The Rays have been at this now for 25 seasons, plus three years of prep work between the awarding of the franchise and first pitch.
From the early euphoria through the dark green Devil Rays days, through the missteps of original owner Vince Naimoli and the missed fastballs by the Hit Show, to the remarkable transformation of the Rays under Stuart Sternberg’s group, with the two World Series reached.
Through 3,946 regular-season games (and 1,912 wins), 17,522 runs scored (and 4,075 home runs), 35,138 innings pitched (and 29,145 strikeouts). Plus eight trips to the postseason, with two American League pennants, four AL East titles, seven playoff series (or wild-card game) celebrations, 28 October victories total.
With 45 All-Star selections, four AL rookies of the year, two two-time managers of the year, a pair of Cy Young award winners and a couple of AL Championship Series MVPs. (Also, two Hall of Famers from their inaugural game lineup.)
And one official no-hitter (while being on the other side of six), an MLB record-tying six stolen bases in a game, a half-dozen homers three times. And from this, we picked the 25 greatest moments. Even that phrase is a bit nebulous, in whether the definition is most significant, most dramatic, most surprising or just most, well, great.
We’re sure of only two things: We probably left something out, and you won’t agree with the rankings.
25. Here’s the catch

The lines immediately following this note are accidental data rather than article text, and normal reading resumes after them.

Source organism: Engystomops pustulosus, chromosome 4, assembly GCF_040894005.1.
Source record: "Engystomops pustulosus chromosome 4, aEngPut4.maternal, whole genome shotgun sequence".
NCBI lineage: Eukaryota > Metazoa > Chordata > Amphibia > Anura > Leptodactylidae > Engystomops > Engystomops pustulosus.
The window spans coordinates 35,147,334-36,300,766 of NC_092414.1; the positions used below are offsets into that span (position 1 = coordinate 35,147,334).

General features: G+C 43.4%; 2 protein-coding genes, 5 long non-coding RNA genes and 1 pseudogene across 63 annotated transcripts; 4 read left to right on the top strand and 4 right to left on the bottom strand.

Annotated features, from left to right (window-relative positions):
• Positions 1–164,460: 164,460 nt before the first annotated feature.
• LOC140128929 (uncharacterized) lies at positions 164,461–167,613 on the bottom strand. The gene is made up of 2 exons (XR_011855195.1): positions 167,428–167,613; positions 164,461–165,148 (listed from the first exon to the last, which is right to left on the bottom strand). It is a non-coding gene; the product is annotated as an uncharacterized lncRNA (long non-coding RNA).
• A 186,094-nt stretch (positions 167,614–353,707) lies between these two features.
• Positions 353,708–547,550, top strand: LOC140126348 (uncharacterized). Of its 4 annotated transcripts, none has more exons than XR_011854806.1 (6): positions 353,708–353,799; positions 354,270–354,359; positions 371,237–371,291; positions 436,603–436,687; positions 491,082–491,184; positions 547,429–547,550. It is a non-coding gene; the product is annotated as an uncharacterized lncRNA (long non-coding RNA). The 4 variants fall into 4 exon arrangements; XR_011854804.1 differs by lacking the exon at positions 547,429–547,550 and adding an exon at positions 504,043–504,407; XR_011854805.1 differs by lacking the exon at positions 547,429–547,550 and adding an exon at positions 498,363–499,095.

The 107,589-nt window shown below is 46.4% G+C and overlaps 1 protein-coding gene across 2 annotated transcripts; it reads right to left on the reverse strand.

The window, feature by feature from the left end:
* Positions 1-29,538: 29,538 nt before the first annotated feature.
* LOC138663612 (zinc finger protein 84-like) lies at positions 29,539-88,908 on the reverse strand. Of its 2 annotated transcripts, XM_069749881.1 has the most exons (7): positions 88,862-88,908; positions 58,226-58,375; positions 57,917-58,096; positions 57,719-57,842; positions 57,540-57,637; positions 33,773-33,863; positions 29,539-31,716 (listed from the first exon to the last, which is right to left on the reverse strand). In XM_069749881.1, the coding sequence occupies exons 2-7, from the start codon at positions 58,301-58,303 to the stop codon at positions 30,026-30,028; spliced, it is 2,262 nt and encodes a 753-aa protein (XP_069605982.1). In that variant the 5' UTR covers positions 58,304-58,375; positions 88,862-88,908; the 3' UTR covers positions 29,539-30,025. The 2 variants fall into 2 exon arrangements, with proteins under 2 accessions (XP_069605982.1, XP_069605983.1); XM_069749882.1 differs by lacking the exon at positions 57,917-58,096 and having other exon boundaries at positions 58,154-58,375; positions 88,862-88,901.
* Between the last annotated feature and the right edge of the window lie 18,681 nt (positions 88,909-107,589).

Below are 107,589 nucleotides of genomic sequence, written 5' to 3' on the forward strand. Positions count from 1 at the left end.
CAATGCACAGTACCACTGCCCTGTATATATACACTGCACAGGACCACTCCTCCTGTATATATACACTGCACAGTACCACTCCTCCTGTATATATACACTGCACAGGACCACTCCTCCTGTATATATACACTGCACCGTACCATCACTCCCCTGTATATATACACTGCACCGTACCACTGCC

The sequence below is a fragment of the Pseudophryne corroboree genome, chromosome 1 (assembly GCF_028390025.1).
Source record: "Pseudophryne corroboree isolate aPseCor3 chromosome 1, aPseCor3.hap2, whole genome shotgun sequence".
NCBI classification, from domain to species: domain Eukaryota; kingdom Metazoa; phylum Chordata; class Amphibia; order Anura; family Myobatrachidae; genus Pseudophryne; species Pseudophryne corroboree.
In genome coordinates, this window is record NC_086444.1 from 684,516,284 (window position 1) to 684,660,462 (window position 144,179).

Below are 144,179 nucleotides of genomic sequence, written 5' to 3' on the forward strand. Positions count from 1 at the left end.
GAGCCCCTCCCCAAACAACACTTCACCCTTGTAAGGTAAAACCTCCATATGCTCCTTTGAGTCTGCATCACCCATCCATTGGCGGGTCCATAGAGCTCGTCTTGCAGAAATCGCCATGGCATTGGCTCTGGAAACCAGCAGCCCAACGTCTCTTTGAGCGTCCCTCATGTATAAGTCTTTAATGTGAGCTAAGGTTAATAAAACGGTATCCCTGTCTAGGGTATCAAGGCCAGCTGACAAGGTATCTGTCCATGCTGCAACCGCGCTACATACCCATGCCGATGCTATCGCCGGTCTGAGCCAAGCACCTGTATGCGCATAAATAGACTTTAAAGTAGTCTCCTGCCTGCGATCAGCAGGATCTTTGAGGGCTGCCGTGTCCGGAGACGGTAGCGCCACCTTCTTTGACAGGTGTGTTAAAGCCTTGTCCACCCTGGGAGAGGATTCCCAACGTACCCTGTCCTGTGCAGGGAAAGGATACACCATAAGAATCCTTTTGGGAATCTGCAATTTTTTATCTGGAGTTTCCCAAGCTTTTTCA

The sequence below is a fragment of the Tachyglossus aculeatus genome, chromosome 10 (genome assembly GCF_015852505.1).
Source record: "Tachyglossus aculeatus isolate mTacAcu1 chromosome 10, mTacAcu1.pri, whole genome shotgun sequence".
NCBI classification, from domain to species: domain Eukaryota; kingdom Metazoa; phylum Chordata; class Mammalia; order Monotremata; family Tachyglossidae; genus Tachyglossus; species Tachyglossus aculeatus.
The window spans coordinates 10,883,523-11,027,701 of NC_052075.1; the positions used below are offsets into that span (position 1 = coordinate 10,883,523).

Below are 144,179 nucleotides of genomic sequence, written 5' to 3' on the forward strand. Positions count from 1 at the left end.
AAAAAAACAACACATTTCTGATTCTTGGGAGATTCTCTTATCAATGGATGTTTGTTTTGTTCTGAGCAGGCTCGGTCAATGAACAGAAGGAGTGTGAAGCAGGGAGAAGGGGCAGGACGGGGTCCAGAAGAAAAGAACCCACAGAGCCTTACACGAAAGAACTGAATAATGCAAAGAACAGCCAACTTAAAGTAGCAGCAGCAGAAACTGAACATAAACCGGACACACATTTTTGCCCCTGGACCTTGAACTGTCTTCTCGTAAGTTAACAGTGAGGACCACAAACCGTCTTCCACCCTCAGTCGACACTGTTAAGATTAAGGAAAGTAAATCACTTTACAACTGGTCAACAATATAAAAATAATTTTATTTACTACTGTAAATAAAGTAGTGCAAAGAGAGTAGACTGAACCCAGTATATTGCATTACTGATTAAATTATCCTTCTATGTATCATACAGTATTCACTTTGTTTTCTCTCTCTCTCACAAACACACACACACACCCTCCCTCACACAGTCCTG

July 14, 2009
Carl Crawford headlined the Rays’ large contingent — five players, manager Joe Maddon and the full coaching staff — at the 2009 All-Star Game by earning MVP honors, primarily for a spectacular home run-robbing catch. (The next year was pretty cool, too, as three Rays were in the AL All-Star starting lineup, with David Price on the mound, Evan Lon- goria at third and Crawford in left.)
24. Start of something
June 22, 2021
There’s a chance time will prove otherwise, but the date Wander Franco made his big-league debut, at age 20, after two years as the game’s top prospect, seems like something worth commemorating. Maybe one day from Cooperstown. Franco, who pulled into the Trop parking lot in a Rolls-Royce, delivered a three-run home run, a double and a walk. The Rays certainly saw enough that season, as five months later they signed him to a record contract for a guaranteed $182 million over 11 years and up to $223 million over 12.
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23. Daring dash
Oct. 7, 2021
Randy Arozarena raced into the postseason spotlight again in the 2021 AL Division Series by stealing home in the opener against the Red Sox. With lefty Josh Taylor on the mound and the Red Sox defense in an exaggerated shift, Arozarena took advantage of being unchecked to record arguably the first straight steal of home in a postseason game since Jackie Robinson in the 1955 World Series. Having gone deep in the fifth, Arozarena also became the first player to hit a home run and steal home in a postseason game.